"The Imp of the Perverse" is a short story by American author Edgar Allan Poe. First published in July 1845 in Graham’s Magazine
, and later reprinted in the literary annual May-Flower
the following year, it began as an essay in which Poe described his self-destructive impulses, but evolved into a narrative in which those failings were epitomized in a being called the imp of the perverse. The unnamed narrator, a fictionalized version of Poe himself, described this spirit as the agent that tempts people to do things simply because they feel they shouldn’t do them. Exploring themes of temptation, arrogance, and the fear that we will be consumed by our temptations, "The Imp of the Perverse" is one of Poe’s more obscure titles, and received mixed reviews from critics due to its complex psychological and metaphysical elements. It is considered an early example of transcendentalist writing, and many of the elements involving the subconscious and repression are considered to be forerunners of the work of Sigmund Freud. Although it is not considered a major Poe work, it has been subject to considerable analysis by scholars in the fields of literature and psychology.
"The Imp of the Perverse" opens with the unnamed narrator explaining at length his theory on that eponymous entity. He believes that this imp causes people to commit acts against their best interests. This segment takes the form of a treatise or essay, as the narrator presents the case for the existence of this creature in terms of scientific fact. As the narrative goes on, the narrator tells us that the imp has had countless victims, and that he believes he is one of the people the imp of the perverse has preyed upon. He explains that he has been convicted of murder, and believes the imp was responsible for making him commit the crime that led to his being on death row. He explains that he murdered a man using a candle that emitted a poisonous vapor when burned. He knew that the victim frequently read in bed at night, and used a candle to light the room. His room was poorly ventilated, and he suffocated while leaving no physical evidence of murder behind. As a result, the coroner believed the man’s death was a simple act of God. The narrator states that he benefited greatly from this act of murder because he inherited the victim’s estate, and was sure he would never be caught. He enjoyed the benefit of his murderous act for many years.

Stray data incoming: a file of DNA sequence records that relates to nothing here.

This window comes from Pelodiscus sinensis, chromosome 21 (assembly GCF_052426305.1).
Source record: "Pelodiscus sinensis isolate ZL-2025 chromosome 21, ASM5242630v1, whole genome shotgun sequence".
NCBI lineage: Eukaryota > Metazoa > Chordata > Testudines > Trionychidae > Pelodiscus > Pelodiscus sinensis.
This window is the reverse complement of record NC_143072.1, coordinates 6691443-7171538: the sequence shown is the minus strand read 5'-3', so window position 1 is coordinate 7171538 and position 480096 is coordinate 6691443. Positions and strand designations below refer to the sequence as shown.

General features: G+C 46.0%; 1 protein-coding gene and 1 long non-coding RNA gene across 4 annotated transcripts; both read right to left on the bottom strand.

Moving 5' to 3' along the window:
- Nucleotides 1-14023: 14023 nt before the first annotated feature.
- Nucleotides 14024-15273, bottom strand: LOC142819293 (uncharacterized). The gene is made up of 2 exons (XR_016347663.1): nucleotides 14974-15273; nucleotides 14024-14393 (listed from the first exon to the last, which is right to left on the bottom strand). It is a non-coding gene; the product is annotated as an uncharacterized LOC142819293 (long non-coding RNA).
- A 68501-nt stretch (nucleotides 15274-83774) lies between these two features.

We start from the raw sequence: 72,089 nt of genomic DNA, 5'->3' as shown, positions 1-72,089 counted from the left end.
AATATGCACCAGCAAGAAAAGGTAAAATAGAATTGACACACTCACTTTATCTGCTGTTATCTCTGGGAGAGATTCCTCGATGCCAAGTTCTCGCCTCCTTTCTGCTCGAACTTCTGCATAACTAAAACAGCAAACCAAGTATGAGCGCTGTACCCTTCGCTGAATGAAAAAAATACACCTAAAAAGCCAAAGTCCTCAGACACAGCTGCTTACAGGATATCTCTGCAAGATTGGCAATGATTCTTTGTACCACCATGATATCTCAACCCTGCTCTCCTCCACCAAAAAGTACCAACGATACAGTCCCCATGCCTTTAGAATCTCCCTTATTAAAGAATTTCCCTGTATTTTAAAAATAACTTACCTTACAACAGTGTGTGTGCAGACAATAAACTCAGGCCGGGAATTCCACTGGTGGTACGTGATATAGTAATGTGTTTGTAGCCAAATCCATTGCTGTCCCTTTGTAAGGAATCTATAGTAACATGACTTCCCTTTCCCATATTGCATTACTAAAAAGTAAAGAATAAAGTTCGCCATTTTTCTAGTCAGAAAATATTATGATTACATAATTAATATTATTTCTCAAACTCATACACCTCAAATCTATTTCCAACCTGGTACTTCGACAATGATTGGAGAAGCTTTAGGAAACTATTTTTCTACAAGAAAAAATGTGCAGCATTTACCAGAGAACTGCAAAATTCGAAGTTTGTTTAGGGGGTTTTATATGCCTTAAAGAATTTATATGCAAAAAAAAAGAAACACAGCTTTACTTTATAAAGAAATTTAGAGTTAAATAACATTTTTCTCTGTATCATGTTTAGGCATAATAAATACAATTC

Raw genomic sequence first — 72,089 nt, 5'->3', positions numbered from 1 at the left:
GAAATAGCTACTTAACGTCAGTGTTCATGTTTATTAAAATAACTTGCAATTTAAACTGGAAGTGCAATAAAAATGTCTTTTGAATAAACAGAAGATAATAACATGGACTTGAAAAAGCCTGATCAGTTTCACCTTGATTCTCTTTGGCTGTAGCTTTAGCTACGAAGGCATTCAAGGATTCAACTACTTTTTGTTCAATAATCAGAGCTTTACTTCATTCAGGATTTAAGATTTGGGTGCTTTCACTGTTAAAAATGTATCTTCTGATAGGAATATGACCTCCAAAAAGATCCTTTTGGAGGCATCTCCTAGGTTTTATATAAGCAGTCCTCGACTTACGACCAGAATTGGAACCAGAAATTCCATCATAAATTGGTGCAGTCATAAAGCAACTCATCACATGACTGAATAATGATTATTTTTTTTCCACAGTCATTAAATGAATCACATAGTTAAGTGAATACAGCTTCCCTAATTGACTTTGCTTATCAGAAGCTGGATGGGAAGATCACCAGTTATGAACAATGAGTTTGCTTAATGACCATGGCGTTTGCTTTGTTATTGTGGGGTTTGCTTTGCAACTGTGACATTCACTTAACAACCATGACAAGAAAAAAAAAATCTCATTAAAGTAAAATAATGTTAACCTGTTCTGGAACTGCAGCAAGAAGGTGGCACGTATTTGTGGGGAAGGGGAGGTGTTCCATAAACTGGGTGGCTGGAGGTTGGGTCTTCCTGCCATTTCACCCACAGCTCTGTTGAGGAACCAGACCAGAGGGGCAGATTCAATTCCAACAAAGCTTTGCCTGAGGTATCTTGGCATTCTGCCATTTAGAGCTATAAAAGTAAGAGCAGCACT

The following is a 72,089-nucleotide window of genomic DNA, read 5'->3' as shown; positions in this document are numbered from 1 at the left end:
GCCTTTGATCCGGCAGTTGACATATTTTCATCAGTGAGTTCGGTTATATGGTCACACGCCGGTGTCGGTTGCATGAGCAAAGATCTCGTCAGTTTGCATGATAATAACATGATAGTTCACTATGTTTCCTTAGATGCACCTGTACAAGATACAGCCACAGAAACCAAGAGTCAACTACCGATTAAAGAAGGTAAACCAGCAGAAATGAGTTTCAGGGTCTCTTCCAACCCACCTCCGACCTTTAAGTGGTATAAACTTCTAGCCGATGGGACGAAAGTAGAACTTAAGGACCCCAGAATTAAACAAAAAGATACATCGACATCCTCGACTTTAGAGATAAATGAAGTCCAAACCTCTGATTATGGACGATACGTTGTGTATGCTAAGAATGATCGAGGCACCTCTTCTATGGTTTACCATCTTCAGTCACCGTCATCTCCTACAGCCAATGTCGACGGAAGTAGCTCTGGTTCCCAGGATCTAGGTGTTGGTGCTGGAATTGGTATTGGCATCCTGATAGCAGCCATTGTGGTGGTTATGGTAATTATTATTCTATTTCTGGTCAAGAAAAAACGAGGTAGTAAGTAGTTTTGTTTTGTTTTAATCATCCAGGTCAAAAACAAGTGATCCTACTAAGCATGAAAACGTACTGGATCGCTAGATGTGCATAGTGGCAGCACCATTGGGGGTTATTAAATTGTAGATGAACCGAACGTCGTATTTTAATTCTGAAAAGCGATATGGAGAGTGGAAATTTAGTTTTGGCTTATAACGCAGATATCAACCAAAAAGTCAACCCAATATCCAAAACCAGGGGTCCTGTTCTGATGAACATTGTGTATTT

As the years go by, the narrator remains above suspicion, as the case is considered long closed. Despite this, he is still occasionally consumed by doubt. He begins to use a ritual to calm himself, where he repeatedly states under his breath “I am safe”. This works for a while, but one day he realizes that the only way he can be found out is if he is foolish enough to openly confess. When he says this to himself, he begins to consider whether or not he is capable of confessing. The more he thinks about it, the more he he is filled with a sense of dread. He runs through the streets in a panic, arousing suspicion, until he is stopped by the police. When the police question him, he feels as if he has been struck by some invisible fiend, and is compelled to reveal his secret, stating his confession loudly and clearly for everyone to hear. He confesses with such force that it seems as if he is afraid of being interrupted. After he has confessed, he is arrested for murder. The confession is all that is needed at trial, and the jury quickly declares a verdict of guilty. He is sentenced to death by hanging, and blames the invisible fiend,the "imp of the perverse", for foiling his perfect crime. He had gotten away with murder - and the only thing that could foil him was his own drive to sabotage himself, exacerbated by the imp of the perverse.
Edgar Allan Poe was an American author, editor, and literary critic. Best known for his poetry and short stories, Poe is considered a central figure of American Romanticism, and is mainly celebrated for his stories of the macabre and horrific. He is considered the inventor of the detective fiction genre, and was noted as the first major American writer to attempt to make a living as an author. Although he struggled financially during his life and many of his works were not appreciated during his lifetime, his legacy is among the most enduring of all American authors. Although he only completed one novel and one play during his lifetime, he wrote dozens of short stories and poems that have been collected and adapted many times. He is considered to be widely influential not only in literature, but also in areas as diverse as physics, cosmology, and cryptography due to the wide subject matter of his works. Multiple landmarks around the United States are preserved in his honor, with the most significant being the Edgar Allan Poe National Historic Site in Philadelphia.